“There is no ‘surge’ of migrants at the border and there is no huge voter fraud problem – there is only hard-right attack”
Republicans are outraged – outraged! – at the surge of migrants at the southern border. The House legislator , Kevin McCarthy, declares it a “crisis … created by the presidential policies of this new administration”. The Arizona congressman Andy Biggs claims, “we undergo some periods where we’ve these surges, but immediately is perhaps the foremost dramatic that I’ve seen at the border in my lifetime.”
Biden’s no LBJ but he must protect voting rights. What else is that the presidency for?
Donald Trump demands the Biden administration “immediately complete the wall, which may be wiped out a matter of weeks – they ought to never have stopped it. they’re causing death and human tragedy.”
“Our country is being destroyed!” he adds.
In fact, there’s no surge of migrants at the border.
US Customs and Border Protection apprehended 28% more migrants from January to February this year than in previous months. But this was largely seasonal. Two years ago, apprehensions increased 31% during an equivalent period. Three years ago, it had been about 25% from February to March. Migrants start coming when winter ends and therefore the weather gets a touch warmer, then stop coming within the hotter summer months when the desert is deadly.
To be sure, there’s a humanitarian crisis of youngsters detained in overcrowded border facilities. And a good worse humanitarian tragedy within the violence and political oppression in Central America, worsened by US policies over the years, that drives migration within the first place.
But the “surge” has been fabricated by Republicans so as to stoke fear – and, not incidentally, to justify changes in laws they assert are necessary to stop non-citizens from voting.
Republicans still allege – without proof – that the 2020 election was rife with fraudulent ballots, many from undocumented migrants. Over the past six weeks they’ve introduced 250 bills in 43 states designed to form it harder for people to vote – especially the young, the poor, Black people and Hispanic Americans, all of whom are likely to vote for Democrats – by eliminating mail-in ballots, reducing times for voting, decreasing the amount of drop-off boxes, demanding proof of citizenship, even making it a criminal offense to offer water to people waiting in line to vote.
To stop this, Democrats try to enact a sweeping voting rights bill, the For the People Act, which protects voting, ends partisan gerrymandering and keeps dark money out of elections. It passed the House but Republicans within the Senate are fighting it with more lies.
On Wednesday, the Texas Republican senator Ted Cruz falsely claimed the new bill would register many undocumented migrants to vote and accused Democrats of wanting the foremost violent criminals to cast ballots too.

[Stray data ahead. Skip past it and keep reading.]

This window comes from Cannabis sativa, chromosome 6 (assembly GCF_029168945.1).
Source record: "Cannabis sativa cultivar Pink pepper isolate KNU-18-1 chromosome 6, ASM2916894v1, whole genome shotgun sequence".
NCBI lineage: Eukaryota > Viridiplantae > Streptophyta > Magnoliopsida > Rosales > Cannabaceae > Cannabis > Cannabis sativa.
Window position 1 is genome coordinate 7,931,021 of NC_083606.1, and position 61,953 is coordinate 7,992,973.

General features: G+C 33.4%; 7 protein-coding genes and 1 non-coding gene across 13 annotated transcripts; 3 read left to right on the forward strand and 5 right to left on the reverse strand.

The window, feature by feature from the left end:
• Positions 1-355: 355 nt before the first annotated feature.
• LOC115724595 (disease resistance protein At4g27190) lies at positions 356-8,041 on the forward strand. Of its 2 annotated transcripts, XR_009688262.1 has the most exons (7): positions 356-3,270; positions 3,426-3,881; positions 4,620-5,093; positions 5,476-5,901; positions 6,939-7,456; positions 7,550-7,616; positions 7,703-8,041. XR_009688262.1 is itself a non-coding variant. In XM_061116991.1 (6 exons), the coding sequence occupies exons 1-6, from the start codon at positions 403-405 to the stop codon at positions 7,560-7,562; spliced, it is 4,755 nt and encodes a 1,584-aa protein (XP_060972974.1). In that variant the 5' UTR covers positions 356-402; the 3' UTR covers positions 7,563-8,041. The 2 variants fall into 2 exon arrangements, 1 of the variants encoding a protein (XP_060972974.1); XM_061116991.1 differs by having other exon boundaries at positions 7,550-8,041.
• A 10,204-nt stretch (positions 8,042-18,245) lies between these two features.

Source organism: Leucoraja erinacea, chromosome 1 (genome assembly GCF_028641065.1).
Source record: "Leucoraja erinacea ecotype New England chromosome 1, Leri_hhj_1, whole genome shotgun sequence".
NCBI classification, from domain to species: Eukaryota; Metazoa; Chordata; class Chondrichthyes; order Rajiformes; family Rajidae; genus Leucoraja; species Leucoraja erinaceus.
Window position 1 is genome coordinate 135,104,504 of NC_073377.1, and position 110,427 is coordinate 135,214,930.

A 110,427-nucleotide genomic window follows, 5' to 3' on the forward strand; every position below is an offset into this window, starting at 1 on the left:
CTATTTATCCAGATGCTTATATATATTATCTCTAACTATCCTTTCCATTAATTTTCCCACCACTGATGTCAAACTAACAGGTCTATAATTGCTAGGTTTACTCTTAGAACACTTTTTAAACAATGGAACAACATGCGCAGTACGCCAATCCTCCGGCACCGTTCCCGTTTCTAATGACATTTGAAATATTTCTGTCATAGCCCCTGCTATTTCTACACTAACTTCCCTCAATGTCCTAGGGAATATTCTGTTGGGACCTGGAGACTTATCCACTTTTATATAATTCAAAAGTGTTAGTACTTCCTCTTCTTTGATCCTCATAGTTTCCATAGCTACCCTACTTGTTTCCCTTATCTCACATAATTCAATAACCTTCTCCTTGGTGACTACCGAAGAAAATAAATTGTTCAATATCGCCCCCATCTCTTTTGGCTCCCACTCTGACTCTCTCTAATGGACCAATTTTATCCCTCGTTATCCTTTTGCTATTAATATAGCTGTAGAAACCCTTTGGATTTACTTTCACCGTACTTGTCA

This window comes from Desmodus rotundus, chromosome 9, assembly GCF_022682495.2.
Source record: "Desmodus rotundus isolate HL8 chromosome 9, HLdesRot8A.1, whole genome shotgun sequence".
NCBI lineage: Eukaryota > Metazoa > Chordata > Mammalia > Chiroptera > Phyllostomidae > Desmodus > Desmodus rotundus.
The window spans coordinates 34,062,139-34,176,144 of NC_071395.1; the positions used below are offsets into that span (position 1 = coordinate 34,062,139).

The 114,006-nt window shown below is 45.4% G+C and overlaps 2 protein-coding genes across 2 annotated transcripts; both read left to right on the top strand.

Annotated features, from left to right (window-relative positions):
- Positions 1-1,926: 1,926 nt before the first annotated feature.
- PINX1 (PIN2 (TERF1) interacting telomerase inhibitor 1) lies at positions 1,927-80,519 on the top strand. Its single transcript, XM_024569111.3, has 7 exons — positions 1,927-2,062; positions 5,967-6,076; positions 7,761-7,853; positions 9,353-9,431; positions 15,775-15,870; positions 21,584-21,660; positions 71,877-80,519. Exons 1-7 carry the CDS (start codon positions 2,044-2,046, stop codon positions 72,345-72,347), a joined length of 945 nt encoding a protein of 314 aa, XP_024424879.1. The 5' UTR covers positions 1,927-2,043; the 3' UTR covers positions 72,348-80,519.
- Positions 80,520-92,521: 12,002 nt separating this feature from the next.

The core message of the Republican Party now consists of lies a few “crisis” of violent migrants crossing the border, lies that they’re voting illegally, and blatantly anti-democratic demands voting be restricted to counter it.
The party that when championed lower taxes, smaller government, states’ rights and a robust national defense now has more in common with anti-democratic regimes and racist-nationalist political movements round the world than with America’s avowed ideals of democracy, rule of law and human rights.
Donald Trump isn’t single-handedly liable for this, but he demonstrated to the GOP the political potency of bigotry and therefore the GOP has taken him abreast of it.
This transformation in one among America’s two eminent political parties has shocking implications, not only for the longer term of yank democracy except for the longer term of democracy everywhere.
“I predict to you, your children or grandchildren are getting to be doing their doctoral thesis on the difficulty of who succeeded: autocracy or democracy?” Joe Biden opined at his press conference on Thursday.
In his maiden speech at the state department on 4 March, Antony Blinken conceded that the erosion of democracy round the world is “also happening here within the United States”.
The secretary of state didn’t explicitly mention the Republican Party , but there was no mistaking his subject.
“When democracies are weak … they become more susceptible to extremist movements from the within and to interference from the surface ,” he warned.
People round the world witnessing the fragility of yank democracy “want to ascertain whether our democracy is resilient, whether we will rise to the challenge here reception . which will be the inspiration for our legitimacy in defending democracy round the world for years to return .”
That resilience and legitimacy will depend in large part on whether Republicans or Democrats prevail on voting rights.
Not since the years leading up to the war has the clash between the nation’s two major parties so clearly defined the core challenge facing American democracy.